Our History of Christianity quote today is from Constantine. He said: “The eternal, holy and unfathomable goodness of God does not allow us to wander in darkness, but shows us the way of salvation…This I have seen in others as well as in myself.”

Last time, in the History of Christianity, we looked at “The Great Persecution and the Final Victory.”

Today, in the History of Christianity, we are looking at “The Imperial Church – Constantine” (Part 1) from Dr. Justo L. Gonzalez’s fine book, The Story of Christianity (Volume 1).

We left Constantine at the moment when, after defeating Maxentius at the Milvian bridge, he joined Licinius in ordering the end of persecution. Although we have already indicated that eventually he became sole ruler of the Roman Empire, it now remains to outline the process by which he achieved that goal. The question of the nature and sincerity of his conversion must also be discussed. But what is of paramount importance for the story of Christianity is not so much how sincere Constantine was, or how he understood the Christian faith, as the impact of his conversion and his rule both during his lifetime and thereafter. That impact was such that it has even been suggested that throughout most of its history the church has lived in its Constantinian era, and that even now, in the twenty-first century, we are going through crises connected with the end of that long era. Whether or not this is true is a question to be discussed when our narrative comes to the present day. In any case, Constantine’s religious policies had such enormous effect on the course of Christianity that this section may be seen as a series of reactions and adjustments in response to those policies.

From Rome to Constantinople

Long before the battle at the Milvian bridge, Constantine had been preparing to extend the territories under his rule. To that end, he took great care to develop a strong base of operations in Gaul and Great Britain. He spent over five years strengthening the borders along the Rhine, where the barbarians were a constant threat, and courting the favor of his subjects by his just and wise government. This did not make him an ideal ruler. His love of luxury and pomp was such that he built a grandiose and ornate palace in his capital city – Trier – while neglecting public works to such an extent that the drainage system of the nearby fields failed, and the vineyards that were the backbone of the local economy were flooded. Yet, he seems to have had that rare gift of rulers who know just how far they can tax their subjects without losing their loyalty. By securing the borders against barbarian incursions, Constantine won the gratitude of many in Gaul. Frequent and extravagant shows in the circus gained the support of those who preferred violence and blood – the barbarian captives thus sacrificed were so many that a chronicler of the times affirms that the shows lost some of their interest because the beasts grew tired of killing.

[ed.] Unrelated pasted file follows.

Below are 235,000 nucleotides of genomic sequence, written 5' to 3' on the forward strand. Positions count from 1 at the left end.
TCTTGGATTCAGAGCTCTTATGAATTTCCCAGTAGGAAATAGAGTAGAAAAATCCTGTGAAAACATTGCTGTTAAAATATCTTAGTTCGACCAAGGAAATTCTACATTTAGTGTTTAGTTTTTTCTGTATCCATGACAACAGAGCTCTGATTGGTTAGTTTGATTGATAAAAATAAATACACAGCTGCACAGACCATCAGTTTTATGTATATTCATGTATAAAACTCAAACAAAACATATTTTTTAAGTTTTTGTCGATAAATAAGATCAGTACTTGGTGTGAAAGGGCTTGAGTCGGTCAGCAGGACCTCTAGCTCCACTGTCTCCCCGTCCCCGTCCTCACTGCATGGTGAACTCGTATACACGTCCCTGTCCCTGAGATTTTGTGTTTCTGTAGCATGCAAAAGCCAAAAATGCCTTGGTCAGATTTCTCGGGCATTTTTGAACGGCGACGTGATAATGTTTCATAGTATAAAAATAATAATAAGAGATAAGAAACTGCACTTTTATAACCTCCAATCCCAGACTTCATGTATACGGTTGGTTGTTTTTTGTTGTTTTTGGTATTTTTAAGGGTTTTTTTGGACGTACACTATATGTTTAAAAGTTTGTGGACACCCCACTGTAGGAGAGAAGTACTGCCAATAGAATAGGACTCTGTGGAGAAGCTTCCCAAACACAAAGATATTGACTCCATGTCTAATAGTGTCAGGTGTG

As astute statesman, Constantine challenged his rivals one at a time, always protecting his flanks before making his next move. Thus, although his campaign against Maxentius seemed sudden, he had been preparing for it, both militarily and politically, for many years. His military preparations were such that in his campaign against Maxentius he committed only one-fourth of his resources, thus making sure that during his absence there would not be a major barbarian invasions, or a revolt in his own territories. In the field of diplomacy, he had to make sure that Licinius, who was Maxentius’ neighbor to the east, would not take advantage of Constantine’s campaign to invade and lay claim to some of Maxentius’ territories. In order to preclude that possibility, Constantine offered his half-sister Constance in marriage to Licinius, and he may also have made a secret agreement with his future brother-in-law. This would seem to cover his flank. But even then, he waited until Licinius was involved in a conflict with Maximinus Daia before launching his own invasion of Italy.

The victory at the Milvian bridge gave Constantine control of the Western half of the empire, while the East was still partitioned, split between Licinius and Maximinus Daia. His meeting with Licinius in Milan seemed to strengthen their alliance, and forced Licinius to direct his efforts against their common rival, Maximinus Daia. Licinius moved rapidly. Maximinus was still near Byzantium – later Constantinople, and now Istanbul — when his enemy appeared before him with a smaller army and defeated him. Maximinus was forced to flee, and died shortly thereafter.

The empire was then divided between Licinius, who ruled over the entire area east of Italy, including Egypt, and Constantine, who controlled Italy as well as Western Europe and the western portion of North Africa. Since the two emperors were related by marriage, there was hope that the civil wars had come to an end. But the truth was that both Licinius and Constantine sought to rule the whole empire, which, in spite of its vastness, was too small for the two of them. For a while, each of the two rivals devoted himself to consolidate his power and to prepare for the inevitable conflict.

Finally, hostilities broke out. A conspiracy to murder Constantine was discovered, and the ensuing investigation implicated a relative of Licinius who had fled to his kinsman’s territories. Licinius refused to send his relative to Constantine to be executed, and eventually declared war on Constantine. Although Christian historians have usually laid all the blame for this conflict on Licinius, the truth is that Constantine wished to go to war with his brother-in-law, but was able to make his rival appear as the aggressor. Finding himself militarily outmaneuvered by Constantine, Licinius had to sue for peace. Once again, Constantine showed that he was an able statesman and a patient man, and was content with taking most of Licinius’ European territories.

A period of peace followed. Once again, Constantine used the time to consolidate his power in the newly conquered territories. Instead of residing in the West, he established his headquarters first in Sirmium and later in Sardica (now Sofia). Both cities were located in recently conquered territories, and thus Constantine was able to keep an eye on Licinius and to strengthen his rule over the area.

Next time, we will continue looking at The Imperial Church – Constantine.